The breadth of U.S. postage stamps issued during the 20th century is staggering, from denominational postage bearing formal presidential portraits to stamps that celebrate everything from national parks to space exploration. In general, unused stamps are more expensive to collect than used stamps, which makes condition an important determinant of a stamp’s price.
One of the most collected series was issued early in the century, on May 1, 1901, to promote the Pan American Exposition and World's Fair in Buffalo, New York. Issued in denominations of 1, 2, 4, 5, 8, and 10 cents, the stamps show off America’s transportation know-how, from steamships to trains to automobiles. Another early series, this one produced to promote the St. Louis World’s Fair, celebrated the centennial of the Louisiana Purchase. Images in this series include the 10-cent stamp, which features the boundaries of the Louisiana Purchase overlaid on a map of the United States.
The U.S. Air Mail stamps of 1918 are noteworthy because one sheet of the first release, with a denomination of 24-cents and the image of a Curtiss Jenny biplane on its front, was printed with the biplane upside down. Subsequent airmail stamps from 1918 saw denomination decreases to 16 cents and then just 6 cents. In 1930, images of Graf Zeppelins were printed on 65-cent, $1.30, and $2.60 stamps (a “Baby” Zeppelin stamp was also issued in 1933).
Ten National Parks stamps, in denominations from a penny to a dime, were issued in 1934, and numerous commemoratives were issued in 1937 (Union generals Sherman, Grant, and Sheridan got a 3-cent stamp, while Confederate generals Lee and Jackson were remembered on a 4-cent stamp). In 1940, Famous Americans were given stamps, organized by authors such as Irving and Twain, poets like Longfellow and Whitman, and inventors such as Morse and Bell (in all, 35 Americans were thus honored).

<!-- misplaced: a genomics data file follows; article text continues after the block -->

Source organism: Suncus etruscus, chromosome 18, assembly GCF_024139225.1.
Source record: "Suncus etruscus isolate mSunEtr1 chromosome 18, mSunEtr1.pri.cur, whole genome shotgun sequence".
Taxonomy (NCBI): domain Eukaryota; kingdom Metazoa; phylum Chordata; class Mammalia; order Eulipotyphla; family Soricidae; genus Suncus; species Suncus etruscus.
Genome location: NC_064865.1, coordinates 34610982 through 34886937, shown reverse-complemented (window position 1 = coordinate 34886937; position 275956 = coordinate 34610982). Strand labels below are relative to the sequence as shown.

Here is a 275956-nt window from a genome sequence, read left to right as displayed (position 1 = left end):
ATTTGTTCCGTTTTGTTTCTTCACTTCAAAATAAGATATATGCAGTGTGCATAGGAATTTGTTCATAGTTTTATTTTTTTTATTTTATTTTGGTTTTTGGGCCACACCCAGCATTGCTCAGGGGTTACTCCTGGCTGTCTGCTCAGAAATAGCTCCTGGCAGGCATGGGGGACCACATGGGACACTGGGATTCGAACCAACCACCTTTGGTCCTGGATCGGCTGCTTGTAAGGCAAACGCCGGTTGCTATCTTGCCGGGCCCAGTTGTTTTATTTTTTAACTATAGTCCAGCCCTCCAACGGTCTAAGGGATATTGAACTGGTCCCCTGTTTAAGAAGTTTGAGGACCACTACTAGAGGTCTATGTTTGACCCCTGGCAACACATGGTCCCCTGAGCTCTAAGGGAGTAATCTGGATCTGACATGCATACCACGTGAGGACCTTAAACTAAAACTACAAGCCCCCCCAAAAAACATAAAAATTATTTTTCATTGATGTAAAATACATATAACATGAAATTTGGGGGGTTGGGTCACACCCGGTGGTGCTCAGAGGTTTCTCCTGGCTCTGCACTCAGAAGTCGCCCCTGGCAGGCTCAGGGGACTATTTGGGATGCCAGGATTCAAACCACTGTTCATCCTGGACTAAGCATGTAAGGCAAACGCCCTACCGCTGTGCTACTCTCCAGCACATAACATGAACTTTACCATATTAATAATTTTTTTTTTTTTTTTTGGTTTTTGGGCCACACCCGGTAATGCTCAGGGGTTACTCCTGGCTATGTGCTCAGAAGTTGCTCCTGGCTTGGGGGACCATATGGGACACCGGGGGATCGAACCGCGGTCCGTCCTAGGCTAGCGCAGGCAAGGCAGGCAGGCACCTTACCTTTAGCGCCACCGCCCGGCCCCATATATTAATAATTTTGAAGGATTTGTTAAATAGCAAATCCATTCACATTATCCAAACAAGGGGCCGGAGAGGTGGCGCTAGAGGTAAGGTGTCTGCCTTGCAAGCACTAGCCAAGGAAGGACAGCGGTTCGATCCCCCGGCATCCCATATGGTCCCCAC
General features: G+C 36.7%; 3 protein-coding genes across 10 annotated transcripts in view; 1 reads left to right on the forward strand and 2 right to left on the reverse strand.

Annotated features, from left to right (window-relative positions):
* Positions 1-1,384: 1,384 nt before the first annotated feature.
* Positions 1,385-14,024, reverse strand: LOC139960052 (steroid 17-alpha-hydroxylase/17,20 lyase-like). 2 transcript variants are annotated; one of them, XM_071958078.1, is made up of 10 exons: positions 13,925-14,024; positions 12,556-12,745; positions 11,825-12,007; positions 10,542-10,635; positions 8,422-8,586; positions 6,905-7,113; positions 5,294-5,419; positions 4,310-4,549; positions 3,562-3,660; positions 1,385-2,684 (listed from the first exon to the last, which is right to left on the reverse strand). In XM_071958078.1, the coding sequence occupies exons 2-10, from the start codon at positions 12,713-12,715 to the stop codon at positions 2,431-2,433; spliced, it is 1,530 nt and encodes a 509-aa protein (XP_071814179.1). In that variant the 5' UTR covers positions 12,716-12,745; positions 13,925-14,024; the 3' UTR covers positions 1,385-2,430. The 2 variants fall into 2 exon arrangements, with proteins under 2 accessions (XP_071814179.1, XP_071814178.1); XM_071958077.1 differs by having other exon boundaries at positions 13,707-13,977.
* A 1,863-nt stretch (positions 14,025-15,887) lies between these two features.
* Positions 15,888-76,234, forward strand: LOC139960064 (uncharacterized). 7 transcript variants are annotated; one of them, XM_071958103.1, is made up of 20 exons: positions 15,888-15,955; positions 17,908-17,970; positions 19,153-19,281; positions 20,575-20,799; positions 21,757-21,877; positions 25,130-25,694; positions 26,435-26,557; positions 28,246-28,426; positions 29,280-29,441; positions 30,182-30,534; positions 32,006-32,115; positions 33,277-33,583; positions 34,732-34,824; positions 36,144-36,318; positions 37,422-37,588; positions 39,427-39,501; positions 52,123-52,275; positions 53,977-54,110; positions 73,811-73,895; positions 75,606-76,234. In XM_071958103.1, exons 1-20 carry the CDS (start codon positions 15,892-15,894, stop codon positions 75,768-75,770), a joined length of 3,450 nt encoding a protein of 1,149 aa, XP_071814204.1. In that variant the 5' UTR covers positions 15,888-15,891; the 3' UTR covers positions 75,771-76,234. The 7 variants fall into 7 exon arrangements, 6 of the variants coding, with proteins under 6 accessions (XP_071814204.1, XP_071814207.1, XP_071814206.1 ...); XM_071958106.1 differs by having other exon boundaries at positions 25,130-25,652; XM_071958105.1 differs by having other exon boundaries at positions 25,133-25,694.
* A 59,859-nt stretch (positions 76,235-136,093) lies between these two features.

During World War II, the 13 Overrun Nations stamps issued in 1943 and ’44 are noteworthy because they marked the first time the Bureau of Engraving and Printing (BEP) contracted work to an outside printer (American Bank Note). In addition, instead of plate-block numbers, the sheets were printed with the name of each occupied nation. Later that decade, in 1947, the Postal System marked its own centennial with a souvenir sheet showing the first two U.S. stamps, a 5-cent Franklin and a 10-cent Washington. And a slew of commemoratives followed in 1948, honoring constituents as diverse as Swedish pioneers and the American poultry industry.
Stamps got more colorful in 1956 thanks to the purchase of a Giori Press, which allowed the BEP to print three colors from the same plate. Examples of Giori stamps include the Whooping Crane stamp of 1957, the International Geophysical Year stamp of 1958, the Soil Conservation stamp of 1959, and the American Credo issues of 1960 and ’61. And in 1960, the Postal Service issued the first of many space-exploration themed stamps, beginning with the 4-cent Echo 1 stamp and culminating for many collectors with the 10-cent, horizontal Giori marking Neil Armstrong’s first steps on the moon.